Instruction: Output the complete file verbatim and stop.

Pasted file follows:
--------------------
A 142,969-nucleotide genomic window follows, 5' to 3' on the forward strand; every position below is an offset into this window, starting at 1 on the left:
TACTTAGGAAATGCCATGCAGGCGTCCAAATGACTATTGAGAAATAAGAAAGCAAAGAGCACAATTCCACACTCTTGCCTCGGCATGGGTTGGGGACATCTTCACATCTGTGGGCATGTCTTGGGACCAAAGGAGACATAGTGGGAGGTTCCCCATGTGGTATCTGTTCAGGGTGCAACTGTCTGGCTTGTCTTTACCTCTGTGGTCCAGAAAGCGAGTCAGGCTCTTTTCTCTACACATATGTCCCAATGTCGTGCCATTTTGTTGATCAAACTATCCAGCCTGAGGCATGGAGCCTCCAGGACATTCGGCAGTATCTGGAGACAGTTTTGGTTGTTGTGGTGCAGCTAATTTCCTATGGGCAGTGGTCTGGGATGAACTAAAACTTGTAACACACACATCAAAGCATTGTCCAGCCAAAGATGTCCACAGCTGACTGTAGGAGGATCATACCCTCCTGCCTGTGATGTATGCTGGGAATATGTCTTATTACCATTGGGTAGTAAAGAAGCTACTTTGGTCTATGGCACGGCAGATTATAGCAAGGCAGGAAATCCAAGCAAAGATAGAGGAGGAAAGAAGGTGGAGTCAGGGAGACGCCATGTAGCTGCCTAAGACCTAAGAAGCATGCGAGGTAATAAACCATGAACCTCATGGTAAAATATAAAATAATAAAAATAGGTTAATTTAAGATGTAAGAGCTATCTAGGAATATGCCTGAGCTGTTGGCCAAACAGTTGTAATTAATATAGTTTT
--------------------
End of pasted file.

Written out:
A 142,969-nucleotide genomic window follows, 5' to 3' on the forward strand; every position below is an offset into this window, starting at 1 on the left:
TACTTAGGAAATGCCATGCAGGCGTCCAAATGACTATTGAGAAATAAGAAAGCAAAGAGCACAATTCCACACTCTTGCCTCGGCATGGGTTGGGGACATCTTCACATCTGTGGGCATGTCTTGGGACCAAAGGAGACATAGTGGGAGGTTCCCCATGTGGTATCTGTTCAGGGTGCAACTGTCTGGCTTGTCTTTACCTCTGTGGTCCAGAAAGCGAGTCAGGCTCTTTTCTCTACACATATGTCCCAATGTCGTGCCATTTTGTTGATCAAACTATCCAGCCTGAGGCATGGAGCCTCCAGGACATTCGGCAGTATCTGGAGACAGTTTTGGTTGTTGTGGTGCAGCTAATTTCCTATGGGCAGTGGTCTGGGATGAACTAAAACTTGTAACACACACATCAAAGCATTGTCCAGCCAAAGATGTCCACAGCTGACTGTAGGAGGATCATACCCTCCTGCCTGTGATGTATGCTGGGAATATGTCTTATTACCATTGGGTAGTAAAGAAGCTACTTTGGTCTATGGCACGGCAGATTATAGCAAGGCAGGAAATCCAAGCAAAGATAGAGGAGGAAAGAAGGTGGAGTCAGGGAGACGCCATGTAGCTGCCTAAGACCTAAGAAGCATGCGAGGTAATAAACCATGAACCTCATGGTAAAATATAAAATAATAAAAATAGGTTAATTTAAGATGTAAGAGCTATCTAGGAATATGCCTGAGCTGTTGGCCAAACAGTTGTAATTAATATAGTTTT